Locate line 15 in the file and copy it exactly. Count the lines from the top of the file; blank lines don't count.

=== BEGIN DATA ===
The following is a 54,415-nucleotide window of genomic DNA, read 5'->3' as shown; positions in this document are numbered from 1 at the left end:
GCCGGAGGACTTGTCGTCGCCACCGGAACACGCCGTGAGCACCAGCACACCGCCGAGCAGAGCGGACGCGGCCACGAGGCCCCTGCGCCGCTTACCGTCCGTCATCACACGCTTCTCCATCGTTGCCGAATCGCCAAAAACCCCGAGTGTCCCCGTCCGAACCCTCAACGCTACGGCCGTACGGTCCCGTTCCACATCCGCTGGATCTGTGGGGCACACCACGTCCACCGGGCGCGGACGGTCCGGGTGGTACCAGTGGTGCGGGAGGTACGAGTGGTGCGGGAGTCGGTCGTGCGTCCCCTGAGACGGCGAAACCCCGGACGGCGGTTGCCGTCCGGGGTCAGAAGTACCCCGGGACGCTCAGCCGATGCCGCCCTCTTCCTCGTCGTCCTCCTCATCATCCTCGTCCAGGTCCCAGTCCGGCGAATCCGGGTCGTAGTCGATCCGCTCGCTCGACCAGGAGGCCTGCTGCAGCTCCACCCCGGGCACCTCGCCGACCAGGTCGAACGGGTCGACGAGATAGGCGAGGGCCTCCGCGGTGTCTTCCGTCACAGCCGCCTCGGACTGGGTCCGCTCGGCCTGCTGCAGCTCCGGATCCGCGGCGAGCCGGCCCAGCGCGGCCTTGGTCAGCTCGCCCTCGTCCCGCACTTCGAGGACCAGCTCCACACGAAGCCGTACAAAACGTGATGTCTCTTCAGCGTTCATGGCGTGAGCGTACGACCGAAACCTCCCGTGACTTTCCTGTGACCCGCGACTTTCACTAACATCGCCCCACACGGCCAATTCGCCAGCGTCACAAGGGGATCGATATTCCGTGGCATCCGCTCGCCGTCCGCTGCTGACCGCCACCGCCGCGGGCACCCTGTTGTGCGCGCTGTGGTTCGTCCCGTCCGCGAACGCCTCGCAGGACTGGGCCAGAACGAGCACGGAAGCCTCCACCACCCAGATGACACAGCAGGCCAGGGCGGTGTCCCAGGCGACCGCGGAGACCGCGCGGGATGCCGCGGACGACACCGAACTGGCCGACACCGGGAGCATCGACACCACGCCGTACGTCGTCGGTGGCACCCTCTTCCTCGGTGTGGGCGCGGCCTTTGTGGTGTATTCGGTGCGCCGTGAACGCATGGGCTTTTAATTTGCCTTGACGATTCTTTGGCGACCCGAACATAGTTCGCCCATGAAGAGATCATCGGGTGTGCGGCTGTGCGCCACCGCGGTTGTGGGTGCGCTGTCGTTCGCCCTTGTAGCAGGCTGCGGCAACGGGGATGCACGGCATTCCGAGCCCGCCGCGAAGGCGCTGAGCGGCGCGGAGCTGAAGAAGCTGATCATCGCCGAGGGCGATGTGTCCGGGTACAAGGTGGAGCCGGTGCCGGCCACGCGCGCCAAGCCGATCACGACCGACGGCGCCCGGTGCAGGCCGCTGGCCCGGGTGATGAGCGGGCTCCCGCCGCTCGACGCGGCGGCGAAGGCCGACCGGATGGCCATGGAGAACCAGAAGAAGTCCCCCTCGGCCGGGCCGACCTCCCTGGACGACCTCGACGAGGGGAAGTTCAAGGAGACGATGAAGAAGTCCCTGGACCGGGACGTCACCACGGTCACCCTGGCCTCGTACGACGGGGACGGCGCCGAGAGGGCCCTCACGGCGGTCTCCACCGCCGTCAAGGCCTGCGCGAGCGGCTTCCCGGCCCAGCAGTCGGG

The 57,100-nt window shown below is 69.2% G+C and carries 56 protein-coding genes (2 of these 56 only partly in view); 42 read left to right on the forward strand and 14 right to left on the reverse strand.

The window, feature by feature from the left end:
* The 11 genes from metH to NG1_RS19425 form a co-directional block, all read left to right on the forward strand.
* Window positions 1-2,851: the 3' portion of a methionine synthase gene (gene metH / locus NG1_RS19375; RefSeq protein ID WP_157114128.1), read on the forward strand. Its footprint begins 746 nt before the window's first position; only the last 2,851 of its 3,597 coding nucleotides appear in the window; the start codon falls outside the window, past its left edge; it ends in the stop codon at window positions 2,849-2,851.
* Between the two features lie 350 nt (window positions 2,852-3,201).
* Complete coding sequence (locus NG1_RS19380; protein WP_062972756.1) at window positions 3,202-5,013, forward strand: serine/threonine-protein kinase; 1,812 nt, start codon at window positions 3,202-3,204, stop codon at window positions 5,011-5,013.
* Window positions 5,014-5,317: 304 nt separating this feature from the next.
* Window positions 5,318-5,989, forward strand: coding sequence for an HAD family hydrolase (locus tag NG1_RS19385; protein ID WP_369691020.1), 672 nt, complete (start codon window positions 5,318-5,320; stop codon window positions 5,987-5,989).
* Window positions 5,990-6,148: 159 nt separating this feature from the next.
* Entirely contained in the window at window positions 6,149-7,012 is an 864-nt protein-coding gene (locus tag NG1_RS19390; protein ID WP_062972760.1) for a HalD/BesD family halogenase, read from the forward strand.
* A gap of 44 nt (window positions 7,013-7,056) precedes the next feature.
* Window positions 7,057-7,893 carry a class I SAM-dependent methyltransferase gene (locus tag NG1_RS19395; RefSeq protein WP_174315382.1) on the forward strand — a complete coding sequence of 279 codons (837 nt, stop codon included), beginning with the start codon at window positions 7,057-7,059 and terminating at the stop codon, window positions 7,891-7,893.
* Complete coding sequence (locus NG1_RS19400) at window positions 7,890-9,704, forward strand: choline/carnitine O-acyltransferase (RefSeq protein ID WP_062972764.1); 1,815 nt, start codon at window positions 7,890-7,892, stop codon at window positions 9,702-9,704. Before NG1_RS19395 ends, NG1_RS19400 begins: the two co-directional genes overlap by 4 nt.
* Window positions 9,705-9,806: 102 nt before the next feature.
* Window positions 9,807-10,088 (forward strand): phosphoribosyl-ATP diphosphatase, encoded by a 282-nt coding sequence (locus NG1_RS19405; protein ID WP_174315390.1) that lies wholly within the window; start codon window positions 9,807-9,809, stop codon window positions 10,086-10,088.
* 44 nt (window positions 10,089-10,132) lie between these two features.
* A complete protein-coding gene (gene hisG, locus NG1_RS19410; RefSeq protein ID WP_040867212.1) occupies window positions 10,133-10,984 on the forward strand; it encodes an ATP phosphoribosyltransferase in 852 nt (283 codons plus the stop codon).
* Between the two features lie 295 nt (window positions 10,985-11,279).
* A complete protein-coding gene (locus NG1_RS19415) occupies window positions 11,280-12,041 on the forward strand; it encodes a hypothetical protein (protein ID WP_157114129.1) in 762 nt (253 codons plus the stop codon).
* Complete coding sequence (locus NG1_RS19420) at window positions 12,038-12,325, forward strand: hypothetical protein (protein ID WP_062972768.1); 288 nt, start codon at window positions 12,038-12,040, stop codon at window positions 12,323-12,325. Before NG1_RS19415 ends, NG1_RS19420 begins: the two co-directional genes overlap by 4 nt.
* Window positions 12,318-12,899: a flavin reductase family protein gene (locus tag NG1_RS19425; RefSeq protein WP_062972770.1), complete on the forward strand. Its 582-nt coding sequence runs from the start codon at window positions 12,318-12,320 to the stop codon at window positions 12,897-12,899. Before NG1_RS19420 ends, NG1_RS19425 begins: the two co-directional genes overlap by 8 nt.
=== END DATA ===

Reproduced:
* Complete coding sequence (locus NG1_RS19400) at window positions 7,890-9,704, forward strand: choline/carnitine O-acyltransferase (RefSeq protein ID WP_062972764.1); 1,815 nt, start codon at window positions 7,890-7,892, stop codon at window positions 9,702-9,704. Before NG1_RS19395 ends, NG1_RS19400 begins: the two co-directional genes overlap by 4 nt.